If my view is broadly correct, the great foreign policy challenge of our age will be to manage cooperation among many competing and technologically advanced regions, and most urgently to face up to our common environmental and health crises. We should move past the age of empires, decolonization, and Cold Wars. The world is arriving at the “equality of courage and force” long ago foreseen by Adam Smith. We should gladly enter the Age of Sustainable Development, in which the preeminent aim of all countries, and especially the great powers, is to work together to protect the environment, end the remnants of extreme poverty, and guard against a senseless descent into violence based on antiquated ideas of the dominance of one place or people over another.

Jeffrey D. Sachs is University Professor and director of the Center for Sustainable Development at Columbia University, and author of “The Age of Sustainable Development.”

Source: The shifting global landscape – The Boston Globe

Paris allows anyone to plant an urban garden | Inhabitat – Green Design, Innovation, Architecture, Green Building

Paris, France, greenery, plants, plant, garden, gardens, public space, public spaces, creative gardens, alternative gardens, living wall, living walls, green wall, green walls, rooftop garden, rooftop gardens

Paris just passed a new law that allows anyone to plant an urban garden within the city’s limits. Upon receiving a permit, gardeners can grow plants on walls, in boxes, on rooftops, under trees, or on fences. They can cultivate greenery in front of their homes or offices. They can grow flowers, vegetables, and fruit. Paris mayor Anne Hidalgo’s goal is to create 100 hectares of living walls and green roofs by the year 2020, with one third of that greenery dedicated to agriculture.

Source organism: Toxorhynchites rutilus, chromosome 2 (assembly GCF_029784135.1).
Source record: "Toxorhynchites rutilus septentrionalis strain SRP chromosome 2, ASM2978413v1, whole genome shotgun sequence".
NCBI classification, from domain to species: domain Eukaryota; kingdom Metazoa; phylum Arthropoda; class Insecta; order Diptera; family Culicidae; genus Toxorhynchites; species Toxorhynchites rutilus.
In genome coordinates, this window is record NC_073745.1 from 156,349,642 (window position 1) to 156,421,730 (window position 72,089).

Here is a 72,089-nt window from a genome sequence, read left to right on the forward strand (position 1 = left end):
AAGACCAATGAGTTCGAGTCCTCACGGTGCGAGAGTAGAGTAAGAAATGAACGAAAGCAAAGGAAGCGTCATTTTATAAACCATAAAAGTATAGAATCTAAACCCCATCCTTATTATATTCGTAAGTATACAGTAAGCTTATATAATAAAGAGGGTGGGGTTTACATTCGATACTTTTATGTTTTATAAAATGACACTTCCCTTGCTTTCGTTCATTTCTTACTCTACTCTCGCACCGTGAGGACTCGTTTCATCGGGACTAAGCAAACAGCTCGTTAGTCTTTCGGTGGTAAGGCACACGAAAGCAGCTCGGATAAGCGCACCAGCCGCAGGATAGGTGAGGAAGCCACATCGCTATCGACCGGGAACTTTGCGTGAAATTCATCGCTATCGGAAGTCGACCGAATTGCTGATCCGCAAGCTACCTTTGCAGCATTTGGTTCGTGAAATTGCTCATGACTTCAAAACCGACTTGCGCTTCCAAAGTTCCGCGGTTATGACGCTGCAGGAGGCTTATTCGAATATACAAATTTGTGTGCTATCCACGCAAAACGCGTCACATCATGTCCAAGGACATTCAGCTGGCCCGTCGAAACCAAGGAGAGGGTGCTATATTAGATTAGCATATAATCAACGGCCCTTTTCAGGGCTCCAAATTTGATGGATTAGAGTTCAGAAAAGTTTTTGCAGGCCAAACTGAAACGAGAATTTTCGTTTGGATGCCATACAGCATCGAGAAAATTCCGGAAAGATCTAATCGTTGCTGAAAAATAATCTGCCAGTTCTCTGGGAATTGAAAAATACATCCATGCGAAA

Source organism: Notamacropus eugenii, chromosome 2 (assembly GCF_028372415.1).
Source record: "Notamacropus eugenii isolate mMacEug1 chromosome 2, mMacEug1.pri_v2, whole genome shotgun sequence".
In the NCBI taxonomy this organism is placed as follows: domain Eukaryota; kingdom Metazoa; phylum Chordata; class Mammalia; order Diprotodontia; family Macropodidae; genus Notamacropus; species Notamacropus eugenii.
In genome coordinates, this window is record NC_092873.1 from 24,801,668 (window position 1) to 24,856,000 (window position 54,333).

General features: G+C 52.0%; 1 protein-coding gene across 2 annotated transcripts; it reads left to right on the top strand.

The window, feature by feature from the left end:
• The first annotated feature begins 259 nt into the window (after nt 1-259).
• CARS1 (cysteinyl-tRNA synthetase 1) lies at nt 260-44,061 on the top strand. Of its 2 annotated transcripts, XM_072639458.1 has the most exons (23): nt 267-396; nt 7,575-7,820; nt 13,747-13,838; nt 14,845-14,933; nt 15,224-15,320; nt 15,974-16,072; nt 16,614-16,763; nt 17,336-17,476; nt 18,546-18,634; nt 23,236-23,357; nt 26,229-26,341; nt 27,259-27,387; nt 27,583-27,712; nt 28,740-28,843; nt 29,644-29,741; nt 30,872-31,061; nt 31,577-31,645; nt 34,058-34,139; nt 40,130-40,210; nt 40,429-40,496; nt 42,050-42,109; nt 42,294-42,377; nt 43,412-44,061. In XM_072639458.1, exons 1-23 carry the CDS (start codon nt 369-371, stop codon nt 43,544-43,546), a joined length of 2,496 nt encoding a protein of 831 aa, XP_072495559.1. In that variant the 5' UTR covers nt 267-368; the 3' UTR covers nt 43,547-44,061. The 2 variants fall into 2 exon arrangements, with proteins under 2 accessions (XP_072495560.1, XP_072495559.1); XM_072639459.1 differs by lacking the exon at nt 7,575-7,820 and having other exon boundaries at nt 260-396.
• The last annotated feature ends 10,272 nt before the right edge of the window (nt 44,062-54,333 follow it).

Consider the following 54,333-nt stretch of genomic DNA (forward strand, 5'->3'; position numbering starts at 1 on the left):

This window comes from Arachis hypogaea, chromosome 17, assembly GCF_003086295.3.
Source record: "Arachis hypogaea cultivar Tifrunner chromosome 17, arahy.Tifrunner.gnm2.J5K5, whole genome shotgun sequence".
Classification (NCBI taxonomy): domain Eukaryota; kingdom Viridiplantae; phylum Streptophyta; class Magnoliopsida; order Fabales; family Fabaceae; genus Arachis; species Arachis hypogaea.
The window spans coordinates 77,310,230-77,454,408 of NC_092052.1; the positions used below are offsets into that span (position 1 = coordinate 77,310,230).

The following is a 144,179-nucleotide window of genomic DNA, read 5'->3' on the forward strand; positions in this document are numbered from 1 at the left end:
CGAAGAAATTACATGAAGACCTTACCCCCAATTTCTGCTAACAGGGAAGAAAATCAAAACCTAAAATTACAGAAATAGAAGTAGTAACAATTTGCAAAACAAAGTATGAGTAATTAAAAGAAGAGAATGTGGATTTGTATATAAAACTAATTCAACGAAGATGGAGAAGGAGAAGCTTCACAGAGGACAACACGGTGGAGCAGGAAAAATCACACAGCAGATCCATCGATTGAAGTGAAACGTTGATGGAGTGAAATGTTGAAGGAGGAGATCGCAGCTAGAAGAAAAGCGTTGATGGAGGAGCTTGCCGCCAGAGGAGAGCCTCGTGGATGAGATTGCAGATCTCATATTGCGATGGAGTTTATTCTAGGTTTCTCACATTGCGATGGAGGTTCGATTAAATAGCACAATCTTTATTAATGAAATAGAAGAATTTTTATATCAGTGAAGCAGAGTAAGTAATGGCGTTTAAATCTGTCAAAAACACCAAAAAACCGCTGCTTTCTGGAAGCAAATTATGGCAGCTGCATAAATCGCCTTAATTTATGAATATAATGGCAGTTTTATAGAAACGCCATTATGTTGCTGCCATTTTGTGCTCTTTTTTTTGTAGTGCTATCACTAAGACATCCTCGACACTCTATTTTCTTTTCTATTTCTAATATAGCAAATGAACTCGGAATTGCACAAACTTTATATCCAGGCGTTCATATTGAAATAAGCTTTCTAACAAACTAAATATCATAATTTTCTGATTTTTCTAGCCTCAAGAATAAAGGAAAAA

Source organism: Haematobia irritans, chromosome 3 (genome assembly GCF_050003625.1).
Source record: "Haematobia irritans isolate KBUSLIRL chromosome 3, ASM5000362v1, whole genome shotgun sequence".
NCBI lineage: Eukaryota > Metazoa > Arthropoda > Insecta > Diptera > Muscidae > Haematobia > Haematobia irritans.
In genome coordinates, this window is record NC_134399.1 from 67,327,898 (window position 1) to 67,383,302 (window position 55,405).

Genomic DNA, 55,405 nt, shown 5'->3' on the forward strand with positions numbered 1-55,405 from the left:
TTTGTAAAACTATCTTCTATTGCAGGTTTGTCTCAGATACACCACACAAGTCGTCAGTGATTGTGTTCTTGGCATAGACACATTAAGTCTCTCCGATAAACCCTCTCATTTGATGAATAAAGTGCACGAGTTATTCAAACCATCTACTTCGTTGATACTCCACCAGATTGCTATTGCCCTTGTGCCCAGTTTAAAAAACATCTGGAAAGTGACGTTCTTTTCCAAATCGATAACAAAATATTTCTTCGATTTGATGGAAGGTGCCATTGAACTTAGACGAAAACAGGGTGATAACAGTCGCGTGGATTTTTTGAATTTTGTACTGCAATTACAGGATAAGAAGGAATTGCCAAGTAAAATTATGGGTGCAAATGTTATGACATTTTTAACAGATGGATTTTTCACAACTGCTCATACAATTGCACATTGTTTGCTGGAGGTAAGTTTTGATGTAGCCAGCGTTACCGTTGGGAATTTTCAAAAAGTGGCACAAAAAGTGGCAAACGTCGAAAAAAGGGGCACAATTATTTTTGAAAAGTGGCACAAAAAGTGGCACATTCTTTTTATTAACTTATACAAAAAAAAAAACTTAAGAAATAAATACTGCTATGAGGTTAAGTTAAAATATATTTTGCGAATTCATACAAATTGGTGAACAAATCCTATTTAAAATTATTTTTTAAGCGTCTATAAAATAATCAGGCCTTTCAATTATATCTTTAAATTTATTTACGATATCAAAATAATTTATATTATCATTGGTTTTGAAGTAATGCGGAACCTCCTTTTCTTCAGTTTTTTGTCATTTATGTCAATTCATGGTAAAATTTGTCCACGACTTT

Source: Paris allows anyone to plant an urban garden | Inhabitat – Green Design, Innovation, Architecture, Green Building

Finland’s longest bridge will be a beautiful pedestrian and cyclist superhighway | Inhabitat – Green Design, Innovation, Architecture, Green Building

Knight Architects, WSP Finland, Kruunusillat bridge, pedestrian bridge, Finland, longest bridge in Finland, Helsinki, cable-stayed bridge, walkway, cyclists, pedestrian-friendly design

 

 

The architects collaborated with engineering firm WSP Finland to design this tram, cyclist and pedestrian bridge, the name of which translates to Crown Bridges in Finnish. The €259 million…

Source: Finland’s longest bridge will be a beautiful pedestrian and cyclist superhighway | Inhabitat – Green Design, Innovation, Architecture, Green Building

Top Websites – 2016 | Planetizen: The independent resource for people passionate about planning and related fields

The annual list of the best planning, design, and development websites, representing some of the top online resources for news, information, and research on the built environment.

Source: Top Websites – 2016 | Planetizen: The independent resource for people passionate about planning and related fields